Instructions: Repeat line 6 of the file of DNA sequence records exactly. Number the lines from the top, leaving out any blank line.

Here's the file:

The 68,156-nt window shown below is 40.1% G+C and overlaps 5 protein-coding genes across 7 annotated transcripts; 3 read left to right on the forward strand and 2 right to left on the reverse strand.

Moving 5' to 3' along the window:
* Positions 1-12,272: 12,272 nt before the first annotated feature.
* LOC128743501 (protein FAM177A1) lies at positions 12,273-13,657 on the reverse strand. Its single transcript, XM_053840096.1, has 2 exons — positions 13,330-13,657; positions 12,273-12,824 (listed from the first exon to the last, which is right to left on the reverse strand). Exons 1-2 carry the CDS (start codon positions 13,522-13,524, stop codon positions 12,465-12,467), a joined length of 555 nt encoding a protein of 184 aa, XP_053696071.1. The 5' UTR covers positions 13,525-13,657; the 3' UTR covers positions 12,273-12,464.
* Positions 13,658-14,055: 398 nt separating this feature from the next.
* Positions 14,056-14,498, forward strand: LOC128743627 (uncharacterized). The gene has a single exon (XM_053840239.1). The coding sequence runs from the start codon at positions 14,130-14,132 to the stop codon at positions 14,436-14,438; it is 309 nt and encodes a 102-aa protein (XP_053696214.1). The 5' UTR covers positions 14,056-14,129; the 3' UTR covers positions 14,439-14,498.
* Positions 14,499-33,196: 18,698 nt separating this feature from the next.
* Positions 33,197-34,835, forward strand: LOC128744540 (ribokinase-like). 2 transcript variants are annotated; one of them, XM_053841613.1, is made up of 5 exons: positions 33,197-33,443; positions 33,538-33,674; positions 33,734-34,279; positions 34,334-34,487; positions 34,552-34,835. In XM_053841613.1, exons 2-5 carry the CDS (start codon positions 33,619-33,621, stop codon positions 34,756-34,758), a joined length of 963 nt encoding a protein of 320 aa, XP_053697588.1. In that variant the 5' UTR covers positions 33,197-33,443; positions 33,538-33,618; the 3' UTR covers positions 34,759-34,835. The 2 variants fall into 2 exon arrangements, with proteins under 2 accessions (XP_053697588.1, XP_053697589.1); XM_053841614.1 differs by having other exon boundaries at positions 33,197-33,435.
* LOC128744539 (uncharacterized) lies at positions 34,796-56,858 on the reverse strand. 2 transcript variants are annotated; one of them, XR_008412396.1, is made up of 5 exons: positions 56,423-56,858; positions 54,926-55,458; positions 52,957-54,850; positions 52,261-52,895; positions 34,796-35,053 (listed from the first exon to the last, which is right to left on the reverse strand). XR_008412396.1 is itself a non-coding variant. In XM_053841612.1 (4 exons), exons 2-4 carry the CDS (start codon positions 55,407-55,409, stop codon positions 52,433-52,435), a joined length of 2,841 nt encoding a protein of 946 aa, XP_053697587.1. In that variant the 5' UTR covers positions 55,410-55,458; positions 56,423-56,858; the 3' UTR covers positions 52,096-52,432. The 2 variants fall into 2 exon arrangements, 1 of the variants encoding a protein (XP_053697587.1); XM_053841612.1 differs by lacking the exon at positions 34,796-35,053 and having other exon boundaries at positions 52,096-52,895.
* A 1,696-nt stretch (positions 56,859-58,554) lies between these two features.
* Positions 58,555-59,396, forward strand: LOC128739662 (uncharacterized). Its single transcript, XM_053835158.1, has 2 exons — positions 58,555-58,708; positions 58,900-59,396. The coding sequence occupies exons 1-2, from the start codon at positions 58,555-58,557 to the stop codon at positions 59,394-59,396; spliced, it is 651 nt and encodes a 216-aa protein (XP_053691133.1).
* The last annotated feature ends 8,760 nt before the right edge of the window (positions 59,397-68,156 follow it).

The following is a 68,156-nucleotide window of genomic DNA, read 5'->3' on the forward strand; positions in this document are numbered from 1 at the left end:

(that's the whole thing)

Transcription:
* Positions 14,056-14,498, forward strand: LOC128743627 (uncharacterized). The gene has a single exon (XM_053840239.1). The coding sequence runs from the start codon at positions 14,130-14,132 to the stop codon at positions 14,436-14,438; it is 309 nt and encodes a 102-aa protein (XP_053696214.1). The 5' UTR covers positions 14,056-14,129; the 3' UTR covers positions 14,439-14,498.